I’d add one note here that is explained at much greater length in Bookshelf. C. S. Lewis said that the aim of allegory is not to bring the reader out of the experience of the story to note the referents and didactic meaning but to draw them further in to a greater appreciation of the good or evil quality or idea represented.

In this respect, satirical writing is often, in my opinion, much more powerful and effective in reader engagement and transformation than satire, per se. Animal Farm is a delight but it is also an intellectual exercise in tracking characters and corresponding historical figures, events, and ideas. Pride and Prejudice and Wuthering Heights, in contrast, are relatively easy to enter in and experience the lesson viscerally and subliminally, which lesson I think becomes an aspect of the serious reader’s understanding, even his or her identity.

In some books, though, say, Christmas Carol and Harry Potter, missing the satire means missing the depth of the social commentary and allegorical level of meaning. Without it, we’re left with surface and moral meanings and have no passage to the more edifying anagogical or mythic layer at story’s heart.

I as for your comments and corrections, as always.

Malthus And Scrooge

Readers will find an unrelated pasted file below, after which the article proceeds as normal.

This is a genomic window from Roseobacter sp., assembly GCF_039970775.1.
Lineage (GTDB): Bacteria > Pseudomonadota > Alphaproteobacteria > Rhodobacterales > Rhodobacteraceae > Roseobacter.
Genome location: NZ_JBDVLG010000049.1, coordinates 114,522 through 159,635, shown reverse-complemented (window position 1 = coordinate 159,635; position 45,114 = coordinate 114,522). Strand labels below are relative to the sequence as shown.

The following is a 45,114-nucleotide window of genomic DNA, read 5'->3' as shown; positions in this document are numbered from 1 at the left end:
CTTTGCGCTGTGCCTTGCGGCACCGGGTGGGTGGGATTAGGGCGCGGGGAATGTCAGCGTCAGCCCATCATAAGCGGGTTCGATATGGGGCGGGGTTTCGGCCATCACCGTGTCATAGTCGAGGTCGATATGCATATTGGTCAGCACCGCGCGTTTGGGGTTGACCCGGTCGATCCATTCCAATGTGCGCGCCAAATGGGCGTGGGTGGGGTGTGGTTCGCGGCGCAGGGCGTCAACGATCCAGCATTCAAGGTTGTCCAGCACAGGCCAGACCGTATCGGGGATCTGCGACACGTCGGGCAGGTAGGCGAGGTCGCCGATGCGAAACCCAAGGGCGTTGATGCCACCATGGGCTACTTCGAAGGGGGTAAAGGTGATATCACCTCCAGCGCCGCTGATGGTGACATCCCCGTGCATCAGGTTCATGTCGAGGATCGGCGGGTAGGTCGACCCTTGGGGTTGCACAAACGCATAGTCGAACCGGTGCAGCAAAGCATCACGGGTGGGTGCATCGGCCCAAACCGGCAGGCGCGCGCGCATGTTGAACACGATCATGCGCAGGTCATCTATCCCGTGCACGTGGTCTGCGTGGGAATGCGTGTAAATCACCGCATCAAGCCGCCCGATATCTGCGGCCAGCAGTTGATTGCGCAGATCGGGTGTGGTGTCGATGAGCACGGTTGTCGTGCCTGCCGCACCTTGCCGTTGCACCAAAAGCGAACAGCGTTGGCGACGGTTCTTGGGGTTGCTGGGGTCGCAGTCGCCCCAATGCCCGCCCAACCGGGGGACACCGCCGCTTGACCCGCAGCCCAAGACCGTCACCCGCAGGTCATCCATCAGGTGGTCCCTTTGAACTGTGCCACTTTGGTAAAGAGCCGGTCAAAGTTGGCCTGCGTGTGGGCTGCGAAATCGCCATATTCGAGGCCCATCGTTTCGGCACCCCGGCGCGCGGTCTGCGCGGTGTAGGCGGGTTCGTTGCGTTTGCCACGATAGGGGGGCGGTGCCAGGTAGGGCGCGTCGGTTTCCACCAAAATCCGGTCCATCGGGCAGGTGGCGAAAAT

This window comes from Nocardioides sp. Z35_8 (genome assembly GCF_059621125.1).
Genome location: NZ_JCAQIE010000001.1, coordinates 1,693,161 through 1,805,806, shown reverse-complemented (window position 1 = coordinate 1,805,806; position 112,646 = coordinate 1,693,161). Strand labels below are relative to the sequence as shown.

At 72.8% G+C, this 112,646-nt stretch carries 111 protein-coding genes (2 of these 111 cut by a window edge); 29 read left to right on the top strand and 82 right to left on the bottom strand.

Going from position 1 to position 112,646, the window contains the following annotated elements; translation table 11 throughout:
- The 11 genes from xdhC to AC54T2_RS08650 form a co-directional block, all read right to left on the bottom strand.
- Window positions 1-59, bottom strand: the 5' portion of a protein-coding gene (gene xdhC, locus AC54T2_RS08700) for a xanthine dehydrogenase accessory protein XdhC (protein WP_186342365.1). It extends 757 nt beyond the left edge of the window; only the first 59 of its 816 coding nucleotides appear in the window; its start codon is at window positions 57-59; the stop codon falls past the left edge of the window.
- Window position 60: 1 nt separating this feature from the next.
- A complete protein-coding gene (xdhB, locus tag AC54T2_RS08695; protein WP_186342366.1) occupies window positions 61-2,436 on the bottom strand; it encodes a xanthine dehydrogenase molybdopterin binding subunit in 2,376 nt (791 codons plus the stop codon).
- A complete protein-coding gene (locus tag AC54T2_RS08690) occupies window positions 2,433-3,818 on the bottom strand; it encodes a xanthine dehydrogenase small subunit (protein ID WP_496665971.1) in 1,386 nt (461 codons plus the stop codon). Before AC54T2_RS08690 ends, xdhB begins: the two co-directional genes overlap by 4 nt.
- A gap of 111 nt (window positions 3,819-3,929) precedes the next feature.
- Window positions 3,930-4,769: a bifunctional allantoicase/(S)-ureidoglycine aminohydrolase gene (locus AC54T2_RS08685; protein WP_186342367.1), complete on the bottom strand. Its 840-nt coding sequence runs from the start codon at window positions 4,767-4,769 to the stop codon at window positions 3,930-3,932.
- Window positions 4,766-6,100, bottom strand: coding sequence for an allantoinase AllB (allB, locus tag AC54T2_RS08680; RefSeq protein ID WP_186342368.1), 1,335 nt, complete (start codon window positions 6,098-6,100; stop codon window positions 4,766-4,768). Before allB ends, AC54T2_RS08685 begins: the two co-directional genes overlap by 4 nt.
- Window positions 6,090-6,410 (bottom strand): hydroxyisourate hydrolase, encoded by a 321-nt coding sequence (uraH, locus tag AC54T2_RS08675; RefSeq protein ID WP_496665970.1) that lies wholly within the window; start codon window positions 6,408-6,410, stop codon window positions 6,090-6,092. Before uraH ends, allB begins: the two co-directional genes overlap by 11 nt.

Jerry Bowyer 12.25.08, 12:00 AM ET

“Since you ask me what I wish, gentlemen, that is my answer. I don’t make merry myself at Christmas and I can’t afford to make idle people merry. I help to support the establishments I have mentioned: they cost enough: and those who are badly off must go there.” “Many can’t go there; and many would rather die.” “If they would rather die,” said Scrooge, “they had better do it, and decrease the surplus population.”

That phrase–surplus population–is what first tipped me off to Dickens’ philosophical agenda. He’s taking aim at the father of the zero-growth philosophy, Thomas Malthus. Malthus’ ideas were still current in British intellectual life at the time A Christmas Carol was written. Malthus, himself, had joined the surplus generation only nine years before. But his ideas have proved more durable.

Malthus taught the world to fear new people. An amateur economist, he created a theoretical model which allegedly proved that mass starvation was an inevitable result of population growth. Populations grow, he said, geometrically, but wealth only grows arithmetically. In other words, new people create more new people, but new food doesn’t create new food.

Malthus’ influence, unfortunately, grew geometrically and not arithmetically. His ideas provided fodder for Darwin, and Darwin’s lesser mutations used the model to argue for the value of mass human extinction.